EL: Yeah, coconut shrimp is Applebee’s now.
TR: Exactly. But at the time that’s what anyone and everyone talked about, because it was unheard of.
EL: And what was fascinating, they spend all this money, and Joe, yes, had launched many restaurants that were very well regarded by critics, but the critics didn’t immediately embrace this restaurant. Right?
TR: No, no, they didn’t. No. There was awareness. And in fact, Joe himself, in one of the early clips after he had been appointed to work on this restaurant, he said, “This is not going to be a tourist trap.” There is awareness that when you put a restaurant at the top of a big building that it could be just for tourists and that it’s not about the food.
So, that, to me, was something not to avoid as a writer. It was something to embrace, this tension between whether or not Windows was a tourist trap and just a place to bring the zillions and zillions of people that they brought in. There are 350 covers, the 350 seats, that’s the phrase, as you know, in the restaurant. They were turning over thousands of people a night. So it could’ve been just a mill, but there was attention and there was this history, like you mentioned, that Joe Baum knew how to put out good food. But there was always this battle back and forth. And yeah, the food, in a way the food followed the trajectory of the city. It started out pretty good, it got better, but then it got really not so good, to the point where it got zero stars. And I think it was 1987, 1988.
EL: It was fascinating, at the end of the book you put a little chart of all the reviews from the New York Times, when the restaurant was open.
EL: And the range was wide.
TR: Yeah. Well, Ruth Reichl, when the restaurant went down, again, what’s so tragic about the history of the restaurant is that it finally found its legs at the end. When it collapsed, when the whole building went down, it had two stars, which isn’t extraordinary.
EL: No, but given what it was, it really did straddle the two worlds that Joe Baum wanted to. Right? And that was because of Michael Lomonaco.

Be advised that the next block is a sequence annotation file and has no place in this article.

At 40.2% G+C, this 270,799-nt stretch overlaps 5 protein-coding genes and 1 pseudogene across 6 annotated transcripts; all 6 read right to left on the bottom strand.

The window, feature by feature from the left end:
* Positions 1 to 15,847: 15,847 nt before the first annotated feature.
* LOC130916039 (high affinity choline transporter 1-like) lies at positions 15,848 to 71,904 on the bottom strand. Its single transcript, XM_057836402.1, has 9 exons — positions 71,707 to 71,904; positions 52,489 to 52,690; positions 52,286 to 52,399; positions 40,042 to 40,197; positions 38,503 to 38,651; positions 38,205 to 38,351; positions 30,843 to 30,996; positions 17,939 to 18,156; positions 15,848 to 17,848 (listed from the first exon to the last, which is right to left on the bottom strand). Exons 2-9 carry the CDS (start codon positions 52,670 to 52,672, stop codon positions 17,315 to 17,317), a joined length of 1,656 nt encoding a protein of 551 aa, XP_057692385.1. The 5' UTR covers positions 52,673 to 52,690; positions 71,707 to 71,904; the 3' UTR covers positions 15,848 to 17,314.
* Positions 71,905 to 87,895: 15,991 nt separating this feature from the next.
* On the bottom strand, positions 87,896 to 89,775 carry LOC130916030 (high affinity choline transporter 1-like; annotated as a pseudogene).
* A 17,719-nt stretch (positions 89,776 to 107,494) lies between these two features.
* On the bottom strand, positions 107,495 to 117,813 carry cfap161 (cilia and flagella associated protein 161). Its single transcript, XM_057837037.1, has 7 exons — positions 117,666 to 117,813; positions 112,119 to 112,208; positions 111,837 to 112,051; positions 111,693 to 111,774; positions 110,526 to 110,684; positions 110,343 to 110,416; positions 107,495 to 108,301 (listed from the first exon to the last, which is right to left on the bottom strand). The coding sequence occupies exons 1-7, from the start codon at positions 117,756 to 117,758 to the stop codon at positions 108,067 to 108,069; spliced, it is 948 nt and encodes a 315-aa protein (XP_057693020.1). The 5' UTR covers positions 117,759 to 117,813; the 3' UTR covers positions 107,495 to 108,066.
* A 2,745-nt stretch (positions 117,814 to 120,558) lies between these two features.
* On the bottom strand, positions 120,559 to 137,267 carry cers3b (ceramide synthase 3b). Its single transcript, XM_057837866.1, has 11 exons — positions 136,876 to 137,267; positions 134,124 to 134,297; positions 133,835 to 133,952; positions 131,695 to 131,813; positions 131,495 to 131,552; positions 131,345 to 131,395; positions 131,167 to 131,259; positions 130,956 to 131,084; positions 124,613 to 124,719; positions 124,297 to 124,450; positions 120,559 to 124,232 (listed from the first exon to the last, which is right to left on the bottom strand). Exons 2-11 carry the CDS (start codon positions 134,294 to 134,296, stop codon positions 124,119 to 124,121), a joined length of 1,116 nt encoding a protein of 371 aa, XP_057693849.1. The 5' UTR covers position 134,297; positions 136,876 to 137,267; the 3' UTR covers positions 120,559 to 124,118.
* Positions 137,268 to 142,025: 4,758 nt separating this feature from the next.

TR: Right, the chef.
EL: Who he hired, the chef, and you chronicle. I actually learned a lot and I knew some of those stories, but I didn’t know all of them about how Michael ended up there. And of course he’d been at the 21 club. And I remember even, I think I wrote a review of Wild Blue, which was the small-
EL: Boutique restaurant. And I actually had a really good meal there. It was fairly simple, which I was glad about, but it was really well executed.
TR: Yeah, so not only was the restaurant finding itself critically, but also it was the highest grossing restaurant in the world. To be able to do both, so unlikely. The easiest comparison is Tavern on the Green, which has been, obviously, I think that place has really struggled with the quality of its food.
EL: Absolutely. And, really, it only enjoyed one good period, and that was when Patrick Clark was the chef. The late Patrick Clark, I should say.
TR: I don’t know, you threw out Patrick Clark. Can I tell you a story?
TR: A Windows story. It’s one of my favorite stories. There’s so many, it’s just like I can’t tell you-
EL: We should tell people that Patrick Clark was one of the first prominent modern African American chefs in the restaurant culture in America.
TR: That’s right. Classically trained, and he was wowing them at The Odeon in the early ’80s, when Saturday Night Live was the hot show.
EL: Right. And all the after parties were there.
TR: And Jim Belushi, all those guys. They were all going down there, and they were eating things. I love the idea that they were all playing with the word arugula. This thing that was a strange thing at the time. And guess what? There was this taxi driver who was a gypsy car driver, even, named Micheal Lomonaco who was just wishing-